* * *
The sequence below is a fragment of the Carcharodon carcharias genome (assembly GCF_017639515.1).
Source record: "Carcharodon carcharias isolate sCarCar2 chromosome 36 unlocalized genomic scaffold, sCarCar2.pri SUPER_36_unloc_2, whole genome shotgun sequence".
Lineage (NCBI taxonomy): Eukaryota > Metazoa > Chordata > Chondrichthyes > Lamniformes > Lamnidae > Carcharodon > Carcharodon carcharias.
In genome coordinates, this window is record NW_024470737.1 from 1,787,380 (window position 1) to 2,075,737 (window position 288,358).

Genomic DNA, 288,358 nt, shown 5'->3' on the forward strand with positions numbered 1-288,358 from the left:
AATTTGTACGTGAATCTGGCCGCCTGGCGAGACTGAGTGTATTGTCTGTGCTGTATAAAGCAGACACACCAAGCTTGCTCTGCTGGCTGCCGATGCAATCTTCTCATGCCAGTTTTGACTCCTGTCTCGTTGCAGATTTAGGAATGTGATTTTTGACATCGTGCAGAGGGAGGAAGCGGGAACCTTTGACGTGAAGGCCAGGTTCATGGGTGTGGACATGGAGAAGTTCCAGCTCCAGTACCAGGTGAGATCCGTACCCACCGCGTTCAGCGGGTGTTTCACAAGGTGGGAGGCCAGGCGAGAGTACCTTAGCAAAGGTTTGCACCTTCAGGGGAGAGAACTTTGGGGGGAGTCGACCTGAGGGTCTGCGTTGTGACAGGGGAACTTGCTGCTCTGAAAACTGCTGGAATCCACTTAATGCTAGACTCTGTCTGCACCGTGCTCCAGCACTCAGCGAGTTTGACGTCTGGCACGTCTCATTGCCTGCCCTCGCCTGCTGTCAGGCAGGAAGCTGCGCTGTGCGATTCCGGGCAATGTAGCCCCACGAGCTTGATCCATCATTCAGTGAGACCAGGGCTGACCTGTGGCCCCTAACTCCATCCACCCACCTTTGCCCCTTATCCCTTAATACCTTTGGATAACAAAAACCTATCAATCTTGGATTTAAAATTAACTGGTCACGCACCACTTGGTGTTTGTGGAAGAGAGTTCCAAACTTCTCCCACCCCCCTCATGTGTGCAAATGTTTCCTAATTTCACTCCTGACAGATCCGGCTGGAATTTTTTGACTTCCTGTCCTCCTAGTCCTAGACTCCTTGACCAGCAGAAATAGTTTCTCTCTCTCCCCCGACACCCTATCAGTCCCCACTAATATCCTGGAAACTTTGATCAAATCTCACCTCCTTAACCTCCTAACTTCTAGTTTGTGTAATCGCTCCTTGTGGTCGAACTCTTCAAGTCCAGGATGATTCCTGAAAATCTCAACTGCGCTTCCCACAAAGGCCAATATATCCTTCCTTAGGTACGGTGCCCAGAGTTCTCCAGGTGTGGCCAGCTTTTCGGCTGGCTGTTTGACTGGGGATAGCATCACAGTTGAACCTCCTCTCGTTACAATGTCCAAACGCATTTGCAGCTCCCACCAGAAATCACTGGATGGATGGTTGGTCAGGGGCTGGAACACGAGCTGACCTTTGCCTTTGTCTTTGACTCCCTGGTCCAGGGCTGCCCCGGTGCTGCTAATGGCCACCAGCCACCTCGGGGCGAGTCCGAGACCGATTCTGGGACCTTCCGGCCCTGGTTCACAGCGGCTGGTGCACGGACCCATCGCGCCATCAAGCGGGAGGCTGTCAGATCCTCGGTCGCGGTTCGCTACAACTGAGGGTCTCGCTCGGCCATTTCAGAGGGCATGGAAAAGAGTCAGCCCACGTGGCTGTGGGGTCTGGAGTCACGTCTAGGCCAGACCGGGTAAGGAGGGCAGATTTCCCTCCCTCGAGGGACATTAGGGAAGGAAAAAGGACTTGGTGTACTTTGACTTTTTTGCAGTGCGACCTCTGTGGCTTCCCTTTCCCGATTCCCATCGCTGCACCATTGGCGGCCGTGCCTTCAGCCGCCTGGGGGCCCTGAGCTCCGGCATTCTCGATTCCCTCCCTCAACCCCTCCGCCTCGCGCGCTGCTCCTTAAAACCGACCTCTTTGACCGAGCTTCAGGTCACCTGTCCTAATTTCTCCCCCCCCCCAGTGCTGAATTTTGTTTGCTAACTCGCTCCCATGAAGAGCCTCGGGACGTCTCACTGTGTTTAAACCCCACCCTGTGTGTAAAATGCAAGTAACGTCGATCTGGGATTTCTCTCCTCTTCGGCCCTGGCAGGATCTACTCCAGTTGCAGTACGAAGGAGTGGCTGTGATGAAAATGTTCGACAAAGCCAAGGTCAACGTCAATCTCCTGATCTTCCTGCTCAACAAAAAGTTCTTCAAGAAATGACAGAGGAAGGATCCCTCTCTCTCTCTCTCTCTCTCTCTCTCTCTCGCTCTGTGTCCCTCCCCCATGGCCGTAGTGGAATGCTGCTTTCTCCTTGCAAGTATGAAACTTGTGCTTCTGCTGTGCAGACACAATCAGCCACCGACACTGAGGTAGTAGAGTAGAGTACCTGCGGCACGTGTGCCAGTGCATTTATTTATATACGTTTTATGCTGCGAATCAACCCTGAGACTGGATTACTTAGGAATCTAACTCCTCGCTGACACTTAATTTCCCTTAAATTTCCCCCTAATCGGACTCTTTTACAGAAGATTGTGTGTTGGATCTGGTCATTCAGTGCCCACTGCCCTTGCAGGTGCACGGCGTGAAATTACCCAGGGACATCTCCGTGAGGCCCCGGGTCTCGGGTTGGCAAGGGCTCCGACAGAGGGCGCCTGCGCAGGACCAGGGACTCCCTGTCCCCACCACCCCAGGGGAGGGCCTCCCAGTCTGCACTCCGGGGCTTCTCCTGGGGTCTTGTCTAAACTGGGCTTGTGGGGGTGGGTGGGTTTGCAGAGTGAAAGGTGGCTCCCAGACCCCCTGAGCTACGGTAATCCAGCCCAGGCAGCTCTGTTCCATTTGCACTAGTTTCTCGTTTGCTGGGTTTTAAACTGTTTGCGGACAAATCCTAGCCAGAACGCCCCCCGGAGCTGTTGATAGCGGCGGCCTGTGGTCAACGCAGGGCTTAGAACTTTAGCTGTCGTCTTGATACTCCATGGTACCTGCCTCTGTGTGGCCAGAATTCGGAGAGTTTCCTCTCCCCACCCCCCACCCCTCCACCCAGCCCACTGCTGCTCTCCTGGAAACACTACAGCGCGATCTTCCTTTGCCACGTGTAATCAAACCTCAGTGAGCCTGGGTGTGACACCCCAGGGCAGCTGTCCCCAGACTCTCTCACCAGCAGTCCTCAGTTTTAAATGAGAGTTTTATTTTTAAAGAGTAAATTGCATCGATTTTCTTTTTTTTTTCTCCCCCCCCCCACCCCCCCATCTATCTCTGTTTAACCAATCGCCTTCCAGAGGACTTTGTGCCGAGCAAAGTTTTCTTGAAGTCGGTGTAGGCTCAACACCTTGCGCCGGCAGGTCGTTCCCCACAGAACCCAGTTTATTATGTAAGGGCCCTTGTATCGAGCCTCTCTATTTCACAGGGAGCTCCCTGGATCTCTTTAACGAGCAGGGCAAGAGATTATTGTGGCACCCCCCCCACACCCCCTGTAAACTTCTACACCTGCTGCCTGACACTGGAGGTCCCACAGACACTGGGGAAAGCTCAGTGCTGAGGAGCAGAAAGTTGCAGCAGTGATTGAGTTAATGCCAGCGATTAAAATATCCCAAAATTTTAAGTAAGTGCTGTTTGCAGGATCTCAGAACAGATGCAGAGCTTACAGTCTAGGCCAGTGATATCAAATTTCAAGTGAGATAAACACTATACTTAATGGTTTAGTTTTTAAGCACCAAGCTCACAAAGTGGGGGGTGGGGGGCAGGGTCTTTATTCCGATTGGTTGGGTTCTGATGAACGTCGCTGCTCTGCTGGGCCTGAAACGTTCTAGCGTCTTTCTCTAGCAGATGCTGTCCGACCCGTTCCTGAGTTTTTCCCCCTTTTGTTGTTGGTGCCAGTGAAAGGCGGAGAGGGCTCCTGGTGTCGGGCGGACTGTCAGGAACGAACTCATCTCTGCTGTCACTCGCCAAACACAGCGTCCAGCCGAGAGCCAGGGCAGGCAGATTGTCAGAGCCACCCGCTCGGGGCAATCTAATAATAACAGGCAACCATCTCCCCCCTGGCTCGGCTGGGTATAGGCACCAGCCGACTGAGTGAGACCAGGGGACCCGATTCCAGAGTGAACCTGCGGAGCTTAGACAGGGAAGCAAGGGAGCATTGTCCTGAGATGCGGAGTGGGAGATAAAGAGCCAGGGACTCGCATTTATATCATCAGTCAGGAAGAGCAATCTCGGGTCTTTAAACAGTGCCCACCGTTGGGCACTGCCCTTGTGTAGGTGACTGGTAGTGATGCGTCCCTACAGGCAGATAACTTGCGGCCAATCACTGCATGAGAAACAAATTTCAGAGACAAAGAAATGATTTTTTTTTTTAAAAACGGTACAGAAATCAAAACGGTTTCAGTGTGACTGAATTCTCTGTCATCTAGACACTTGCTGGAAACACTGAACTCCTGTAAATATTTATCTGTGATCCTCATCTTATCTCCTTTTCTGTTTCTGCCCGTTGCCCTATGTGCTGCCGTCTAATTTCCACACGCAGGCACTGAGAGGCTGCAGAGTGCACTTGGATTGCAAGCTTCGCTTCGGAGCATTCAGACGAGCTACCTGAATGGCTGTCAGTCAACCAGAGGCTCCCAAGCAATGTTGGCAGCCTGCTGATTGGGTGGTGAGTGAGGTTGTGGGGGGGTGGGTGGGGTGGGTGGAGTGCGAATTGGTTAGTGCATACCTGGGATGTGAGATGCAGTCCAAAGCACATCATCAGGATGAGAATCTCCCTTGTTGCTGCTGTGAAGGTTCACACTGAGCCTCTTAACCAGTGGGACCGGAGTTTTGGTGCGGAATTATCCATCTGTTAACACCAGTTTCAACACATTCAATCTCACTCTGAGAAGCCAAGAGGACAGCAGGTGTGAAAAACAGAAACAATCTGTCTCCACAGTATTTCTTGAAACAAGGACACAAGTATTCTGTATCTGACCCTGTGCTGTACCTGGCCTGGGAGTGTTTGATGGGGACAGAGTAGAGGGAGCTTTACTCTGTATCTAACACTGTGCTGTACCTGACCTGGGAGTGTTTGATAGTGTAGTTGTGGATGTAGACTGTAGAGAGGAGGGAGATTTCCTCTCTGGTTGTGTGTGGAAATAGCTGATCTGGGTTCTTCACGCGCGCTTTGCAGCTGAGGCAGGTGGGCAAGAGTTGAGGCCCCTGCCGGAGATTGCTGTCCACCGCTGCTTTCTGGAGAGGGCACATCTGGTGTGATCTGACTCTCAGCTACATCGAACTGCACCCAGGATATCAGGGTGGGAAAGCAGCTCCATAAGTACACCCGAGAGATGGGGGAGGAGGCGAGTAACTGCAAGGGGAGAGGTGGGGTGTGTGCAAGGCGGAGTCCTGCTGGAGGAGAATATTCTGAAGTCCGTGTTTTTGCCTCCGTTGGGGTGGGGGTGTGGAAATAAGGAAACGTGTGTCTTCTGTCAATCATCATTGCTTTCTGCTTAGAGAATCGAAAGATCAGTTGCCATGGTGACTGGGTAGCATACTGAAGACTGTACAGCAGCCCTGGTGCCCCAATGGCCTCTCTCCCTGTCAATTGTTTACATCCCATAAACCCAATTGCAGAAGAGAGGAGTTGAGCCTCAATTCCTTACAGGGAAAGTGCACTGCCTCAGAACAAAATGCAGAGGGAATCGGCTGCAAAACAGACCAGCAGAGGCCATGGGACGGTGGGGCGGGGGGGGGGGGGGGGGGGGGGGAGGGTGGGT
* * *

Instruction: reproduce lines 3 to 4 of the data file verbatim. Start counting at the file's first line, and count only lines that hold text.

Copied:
Lineage (NCBI taxonomy): Eukaryota > Metazoa > Chordata > Chondrichthyes > Lamniformes > Lamnidae > Carcharodon > Carcharodon carcharias.
In genome coordinates, this window is record NW_024470737.1 from 1,787,380 (window position 1) to 2,075,737 (window position 288,358).